Doctor Science Knows

Monday, August 16, 2010

Libertopia and The Long Winter

John Quiggin at Crooked Timber continues looking at libertarian utopias, and whether 19th Century America qualifies. I commented:


I find that Laura Ingalls Wilder's The Long Winter casts a particularly clear light on the libertarian vision of the American frontier.

There's no doubt that Laura' father thought of himself in libertarian terms. "Free and independent" is his mantra and that of the other settlers: they came west, they say, to be free and self-reliant, proud and independent, owing no man anything.

But if you pay attention to what they actually do and how they actually live, they are completely dependent on the government and the industrial society they claim to be fleeing. Laura's family stakes a claim -- on land expropriated from the Indians not in the misty past but within the past few years.

To hold the claim they have to live on the land, but they can't actually support themselves there -- the ground isn't ready for serious agriculture, even if the climate was suitable. They don't even have a place to live without materials that have to be brought in -- nothing available to them can be used to make a shelter they're willing to live in.

The women and children live on the claim to secure the legal title, but the family's income mostly comes from work on the railroad. Laura's parents talk about self-sufficiency, but at no point in her life do they actually survive on food they produce themselves -- purchased flour, meal, and meat are *always* the backbone of their diet. This food comes on the railroad from the East.

Their dependence is made clear during The Long Winter when the railroad is blocked. The frontier townspeople talk about being free and independent, but they are in fact still completely tied into the industrial economy. Without it, they begin to starve.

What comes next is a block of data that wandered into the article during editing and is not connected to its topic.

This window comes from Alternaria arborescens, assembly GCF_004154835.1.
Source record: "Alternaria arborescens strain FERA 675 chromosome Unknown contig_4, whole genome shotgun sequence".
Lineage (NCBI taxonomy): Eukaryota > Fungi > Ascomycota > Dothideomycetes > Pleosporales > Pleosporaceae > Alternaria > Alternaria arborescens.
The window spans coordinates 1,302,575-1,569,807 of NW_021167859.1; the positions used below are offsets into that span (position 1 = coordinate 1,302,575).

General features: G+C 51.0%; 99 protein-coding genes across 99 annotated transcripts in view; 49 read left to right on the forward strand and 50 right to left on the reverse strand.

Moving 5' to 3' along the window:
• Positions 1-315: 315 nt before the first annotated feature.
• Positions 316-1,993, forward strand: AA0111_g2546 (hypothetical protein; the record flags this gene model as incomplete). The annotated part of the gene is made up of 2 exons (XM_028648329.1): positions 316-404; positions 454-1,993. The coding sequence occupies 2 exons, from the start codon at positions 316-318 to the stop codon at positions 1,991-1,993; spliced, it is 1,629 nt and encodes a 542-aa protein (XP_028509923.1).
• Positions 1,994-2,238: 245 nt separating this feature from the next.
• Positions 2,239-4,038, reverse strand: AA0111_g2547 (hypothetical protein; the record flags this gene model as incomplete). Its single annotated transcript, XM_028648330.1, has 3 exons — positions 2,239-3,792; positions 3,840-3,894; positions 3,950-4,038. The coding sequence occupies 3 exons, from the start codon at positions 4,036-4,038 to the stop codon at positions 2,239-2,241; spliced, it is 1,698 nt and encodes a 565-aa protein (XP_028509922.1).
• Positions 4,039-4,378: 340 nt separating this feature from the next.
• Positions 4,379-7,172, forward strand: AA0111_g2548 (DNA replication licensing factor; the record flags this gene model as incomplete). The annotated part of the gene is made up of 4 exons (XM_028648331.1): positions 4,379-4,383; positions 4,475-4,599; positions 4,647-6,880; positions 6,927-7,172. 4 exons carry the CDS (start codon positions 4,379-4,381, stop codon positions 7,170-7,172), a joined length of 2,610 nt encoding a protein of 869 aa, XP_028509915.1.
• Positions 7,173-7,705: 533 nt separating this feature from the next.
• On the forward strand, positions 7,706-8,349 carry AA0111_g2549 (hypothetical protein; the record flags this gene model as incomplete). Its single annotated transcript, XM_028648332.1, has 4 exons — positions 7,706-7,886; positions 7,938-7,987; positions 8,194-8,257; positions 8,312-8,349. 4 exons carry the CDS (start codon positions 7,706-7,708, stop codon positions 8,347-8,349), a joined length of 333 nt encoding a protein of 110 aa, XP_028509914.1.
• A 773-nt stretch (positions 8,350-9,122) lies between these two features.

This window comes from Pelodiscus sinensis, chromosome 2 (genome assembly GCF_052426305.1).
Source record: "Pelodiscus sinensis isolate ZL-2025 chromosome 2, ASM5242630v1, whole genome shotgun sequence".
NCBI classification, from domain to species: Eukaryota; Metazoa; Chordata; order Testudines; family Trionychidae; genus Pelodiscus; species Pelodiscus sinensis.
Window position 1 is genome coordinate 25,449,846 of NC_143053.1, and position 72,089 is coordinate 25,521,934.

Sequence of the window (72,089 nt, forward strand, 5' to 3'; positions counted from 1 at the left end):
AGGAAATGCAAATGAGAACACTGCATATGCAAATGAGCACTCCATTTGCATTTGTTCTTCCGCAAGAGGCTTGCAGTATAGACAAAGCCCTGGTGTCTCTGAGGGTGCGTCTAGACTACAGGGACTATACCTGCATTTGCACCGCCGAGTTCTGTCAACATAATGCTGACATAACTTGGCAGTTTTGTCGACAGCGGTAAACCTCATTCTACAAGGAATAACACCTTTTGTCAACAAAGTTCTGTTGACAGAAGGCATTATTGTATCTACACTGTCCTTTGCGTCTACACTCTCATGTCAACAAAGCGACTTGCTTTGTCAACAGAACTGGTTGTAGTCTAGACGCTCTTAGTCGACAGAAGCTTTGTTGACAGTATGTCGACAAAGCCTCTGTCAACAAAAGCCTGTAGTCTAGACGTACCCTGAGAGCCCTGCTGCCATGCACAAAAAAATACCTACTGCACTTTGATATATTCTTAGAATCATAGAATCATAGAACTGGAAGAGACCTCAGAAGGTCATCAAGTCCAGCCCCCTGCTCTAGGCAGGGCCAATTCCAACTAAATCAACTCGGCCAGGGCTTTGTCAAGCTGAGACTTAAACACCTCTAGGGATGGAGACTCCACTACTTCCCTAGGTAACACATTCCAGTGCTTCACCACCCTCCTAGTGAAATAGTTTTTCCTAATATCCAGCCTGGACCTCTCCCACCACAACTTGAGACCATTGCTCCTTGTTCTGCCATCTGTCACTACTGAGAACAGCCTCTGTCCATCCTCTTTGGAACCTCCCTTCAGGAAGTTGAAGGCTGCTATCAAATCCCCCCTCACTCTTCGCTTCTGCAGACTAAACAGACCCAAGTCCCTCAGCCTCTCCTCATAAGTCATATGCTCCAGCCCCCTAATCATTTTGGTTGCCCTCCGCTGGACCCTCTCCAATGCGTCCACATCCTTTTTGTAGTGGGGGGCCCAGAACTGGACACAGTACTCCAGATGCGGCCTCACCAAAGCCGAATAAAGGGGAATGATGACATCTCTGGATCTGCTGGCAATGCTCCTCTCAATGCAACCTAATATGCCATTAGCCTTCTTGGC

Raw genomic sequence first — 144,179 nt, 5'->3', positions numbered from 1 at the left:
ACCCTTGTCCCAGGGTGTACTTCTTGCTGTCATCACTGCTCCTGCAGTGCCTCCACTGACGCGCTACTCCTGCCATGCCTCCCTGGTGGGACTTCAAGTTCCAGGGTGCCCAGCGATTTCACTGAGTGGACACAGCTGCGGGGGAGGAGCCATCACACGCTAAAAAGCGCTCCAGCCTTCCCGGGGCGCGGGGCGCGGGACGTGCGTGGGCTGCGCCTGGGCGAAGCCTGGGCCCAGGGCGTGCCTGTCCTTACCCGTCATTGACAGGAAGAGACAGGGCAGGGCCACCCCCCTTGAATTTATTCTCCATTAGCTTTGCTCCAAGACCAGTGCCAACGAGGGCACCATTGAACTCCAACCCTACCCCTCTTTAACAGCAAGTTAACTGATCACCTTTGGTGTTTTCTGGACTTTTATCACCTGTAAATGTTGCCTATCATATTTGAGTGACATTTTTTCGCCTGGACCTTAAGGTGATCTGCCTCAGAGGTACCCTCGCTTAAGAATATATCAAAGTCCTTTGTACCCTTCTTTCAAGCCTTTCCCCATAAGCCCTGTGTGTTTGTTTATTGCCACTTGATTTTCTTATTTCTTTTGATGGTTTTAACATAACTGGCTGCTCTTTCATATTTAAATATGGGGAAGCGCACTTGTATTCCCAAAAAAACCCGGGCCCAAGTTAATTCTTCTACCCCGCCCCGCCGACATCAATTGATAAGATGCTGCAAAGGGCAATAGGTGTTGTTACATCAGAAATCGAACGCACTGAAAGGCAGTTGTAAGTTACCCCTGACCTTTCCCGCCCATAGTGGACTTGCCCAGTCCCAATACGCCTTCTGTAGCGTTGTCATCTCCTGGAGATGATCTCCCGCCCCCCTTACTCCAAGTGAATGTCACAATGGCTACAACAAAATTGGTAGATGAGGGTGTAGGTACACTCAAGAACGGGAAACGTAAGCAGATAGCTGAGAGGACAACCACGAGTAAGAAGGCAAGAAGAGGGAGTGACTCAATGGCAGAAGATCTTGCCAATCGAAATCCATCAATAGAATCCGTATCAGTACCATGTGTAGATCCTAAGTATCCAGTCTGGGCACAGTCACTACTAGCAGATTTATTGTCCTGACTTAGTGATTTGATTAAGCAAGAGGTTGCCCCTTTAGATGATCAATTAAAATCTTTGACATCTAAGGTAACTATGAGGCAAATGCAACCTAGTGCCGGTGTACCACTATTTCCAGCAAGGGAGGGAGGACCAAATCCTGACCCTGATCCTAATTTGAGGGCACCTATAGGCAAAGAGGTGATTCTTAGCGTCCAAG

They only survive the winter because of collective action. Laura's future husband Almanzo and his brother are fronted money by the general store owner to make a perilous journey to buy wheat for everybody in town. They bring it back at great risk, and the storeman wants to sell it at a monopoly price -- giving the Wilder boys a fee for their efforts, of course. The Wilders, though, say *they didn't do it for money*, and they won't take money from the mouths of the starving. Laura's father tells the storeman that *of course* he's a free man who can do whatever he wants with his property -- but the townspeople will also be perfectly free to ignore him socially and economically after winter is over. It's libertarian rhetoric as a veneer over communitarian actions.

Furthermore, the more I've thought about their situation (while I read and re-read the book to my children), the more I've realized that their libertarian ideals are part of what brings the town to the edge of total disaster. Everyone in town *should* be living together, sharing warmth, food, and company -- not wasting precious fuel trying to heat individual houses. With communal living and eating arrangements, they wouldn't have nearly as much trouble getting through the winter.


lemuel pitkin @55:

I read that New Yorker article, too, and Rose's libertarianism is one factor pushing me to think Laura really did write most of the books. The difficulty with reading the Little House books IMHO is that young!Laura, from whose POV we see the story, is an unreliable narrator. She doesn't lie to us about what she sees -- but she doesn't see everything or understand it on an adult level. Writer!Laura IMHO makes a lot of her points indirectly -- like the fact that Pa Ingalls loves the wilderness, but spends his life destroying it. Young!Laura loves and admires him, but that doesn't mean Writer!Laura shows everything he does as loveable or admirable.

mw @69:

My point is that the cooperation in The Long Winter is not truly private nor voluntary. The wealthy storeman doesn't cooperate voluntarily, but because he is threatened by the public acting together. They *are* the government of the isolated town, and Mr. Wilder later was an elected official.

It's true that this is not state-level government, but it's community-level socialism (or something): Mr. Ingalls is a leader of the community against the wealthiest individual in it.


Gareth Rees @94:

arrgh, yes! the shame, the shame! The problem was that I was mentally translating from "Pa".

mw @95:

I wasn't clear in my retelling of the scene in The Long Winter. The citizens weren't originally "threatening to take their business elsewhere", they were getting ready to use (well-armed) mob violence. Pa Ingalls talked them down to threatening a boycott, and got the storekeeper to agree he didn't want it to come to that -- but the real alternative, not discussed explicitly, was violent robbery and/or lynching. They may not have had *state-level* coercion, but guns there were a-plenty -- courts and prisons would have been much nicer and less bluntly coercive.

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